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VoIP Gets A Boost From The FCC
Voice over the Internet (VoIP) telephoning received a boost Tuesday by the Federal Communications Commission (FCC), which voted to bar state regulators from exercising key jurisdiction over VoIP.
Specifically, the FCC approved a petition from VoIP provider Vonage Holdings that asked for approval to provide Internet-phoning service in Minnesota. The positive FCC action--whose approval had been telegraphed by chairman Michael Powell for months--is not only a victory for Vonage, but also for AT&T, which has been promoting its CallVantage VoIP service.
"There was a risk that individual states would have created a patchwork of regulations," said Jan Dawson, research director of the Ovum consultancy, in an interview. "A consensus developed over time that [VoIP] would be best regulated on the federal level and not on the state level."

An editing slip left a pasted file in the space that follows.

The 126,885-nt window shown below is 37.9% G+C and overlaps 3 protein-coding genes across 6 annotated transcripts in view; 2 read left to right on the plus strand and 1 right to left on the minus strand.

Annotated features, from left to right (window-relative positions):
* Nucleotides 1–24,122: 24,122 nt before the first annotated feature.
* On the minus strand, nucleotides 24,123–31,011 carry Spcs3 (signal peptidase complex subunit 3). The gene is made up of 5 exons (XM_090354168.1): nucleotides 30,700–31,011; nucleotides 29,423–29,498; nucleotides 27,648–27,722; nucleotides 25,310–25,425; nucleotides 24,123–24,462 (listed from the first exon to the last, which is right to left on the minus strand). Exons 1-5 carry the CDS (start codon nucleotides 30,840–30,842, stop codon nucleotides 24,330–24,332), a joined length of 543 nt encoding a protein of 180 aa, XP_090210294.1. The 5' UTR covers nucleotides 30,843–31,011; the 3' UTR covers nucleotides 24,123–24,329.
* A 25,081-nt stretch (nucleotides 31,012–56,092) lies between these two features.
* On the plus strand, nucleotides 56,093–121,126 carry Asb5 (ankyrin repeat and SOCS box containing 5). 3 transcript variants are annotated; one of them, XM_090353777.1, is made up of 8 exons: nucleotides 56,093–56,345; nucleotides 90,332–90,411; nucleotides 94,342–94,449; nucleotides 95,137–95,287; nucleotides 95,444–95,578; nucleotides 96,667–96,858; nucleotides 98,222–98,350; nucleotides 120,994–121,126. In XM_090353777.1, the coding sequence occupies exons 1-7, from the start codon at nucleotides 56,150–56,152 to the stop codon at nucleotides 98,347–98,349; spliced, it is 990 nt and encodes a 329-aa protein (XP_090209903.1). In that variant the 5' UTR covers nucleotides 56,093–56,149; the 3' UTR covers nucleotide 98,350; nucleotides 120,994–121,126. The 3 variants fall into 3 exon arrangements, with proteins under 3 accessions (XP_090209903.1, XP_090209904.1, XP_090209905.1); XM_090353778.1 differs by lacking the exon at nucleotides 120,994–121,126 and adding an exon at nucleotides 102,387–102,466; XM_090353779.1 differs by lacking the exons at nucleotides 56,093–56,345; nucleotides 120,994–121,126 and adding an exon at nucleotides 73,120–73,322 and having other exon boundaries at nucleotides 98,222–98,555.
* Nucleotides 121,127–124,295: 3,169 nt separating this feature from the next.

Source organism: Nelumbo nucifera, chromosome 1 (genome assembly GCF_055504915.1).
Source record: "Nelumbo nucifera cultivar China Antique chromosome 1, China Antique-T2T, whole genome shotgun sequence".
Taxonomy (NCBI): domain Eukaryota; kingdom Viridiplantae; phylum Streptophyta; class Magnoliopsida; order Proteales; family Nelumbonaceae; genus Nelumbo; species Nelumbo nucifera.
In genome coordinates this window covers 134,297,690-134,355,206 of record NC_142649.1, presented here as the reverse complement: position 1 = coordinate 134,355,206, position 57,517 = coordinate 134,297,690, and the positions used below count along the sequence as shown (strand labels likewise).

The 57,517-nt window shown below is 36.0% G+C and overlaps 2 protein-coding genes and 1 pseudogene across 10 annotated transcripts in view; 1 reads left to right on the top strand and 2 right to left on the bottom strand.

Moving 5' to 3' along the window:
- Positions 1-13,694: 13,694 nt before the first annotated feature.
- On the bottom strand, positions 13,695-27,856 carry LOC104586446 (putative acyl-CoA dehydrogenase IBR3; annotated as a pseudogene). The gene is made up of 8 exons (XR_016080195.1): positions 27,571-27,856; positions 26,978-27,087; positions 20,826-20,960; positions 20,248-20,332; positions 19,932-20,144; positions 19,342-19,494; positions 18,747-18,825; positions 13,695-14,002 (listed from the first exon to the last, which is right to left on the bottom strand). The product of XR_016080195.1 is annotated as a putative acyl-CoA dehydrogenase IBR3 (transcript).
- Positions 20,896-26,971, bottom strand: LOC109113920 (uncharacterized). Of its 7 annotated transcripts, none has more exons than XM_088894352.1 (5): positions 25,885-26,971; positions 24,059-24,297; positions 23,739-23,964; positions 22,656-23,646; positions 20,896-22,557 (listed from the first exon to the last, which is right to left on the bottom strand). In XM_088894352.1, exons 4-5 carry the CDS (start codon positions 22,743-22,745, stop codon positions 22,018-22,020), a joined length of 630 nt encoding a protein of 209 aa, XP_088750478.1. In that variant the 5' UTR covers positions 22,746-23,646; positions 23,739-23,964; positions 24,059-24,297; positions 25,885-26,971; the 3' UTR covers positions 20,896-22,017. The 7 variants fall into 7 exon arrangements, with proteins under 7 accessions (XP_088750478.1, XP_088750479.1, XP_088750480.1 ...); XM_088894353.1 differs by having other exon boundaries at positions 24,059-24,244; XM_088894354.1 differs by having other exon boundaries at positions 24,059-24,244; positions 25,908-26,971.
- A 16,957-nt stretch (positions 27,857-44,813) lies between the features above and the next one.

Dawson said VoIP will likely exacerbate tax shortfall issues that will have to be addressed, particularly regarding the rural phone subsidies. The Universal Service Administration--which supervises rural phone service and receives funding from urban and suburban phone subscribers--has predicted there will be a $575 million shortfall early next year. The fund also includes some money for schools.
Several states have fought the anticipated FCC decision, and some observers have predicted the decision will be challenged in courts and possibly in Congress.
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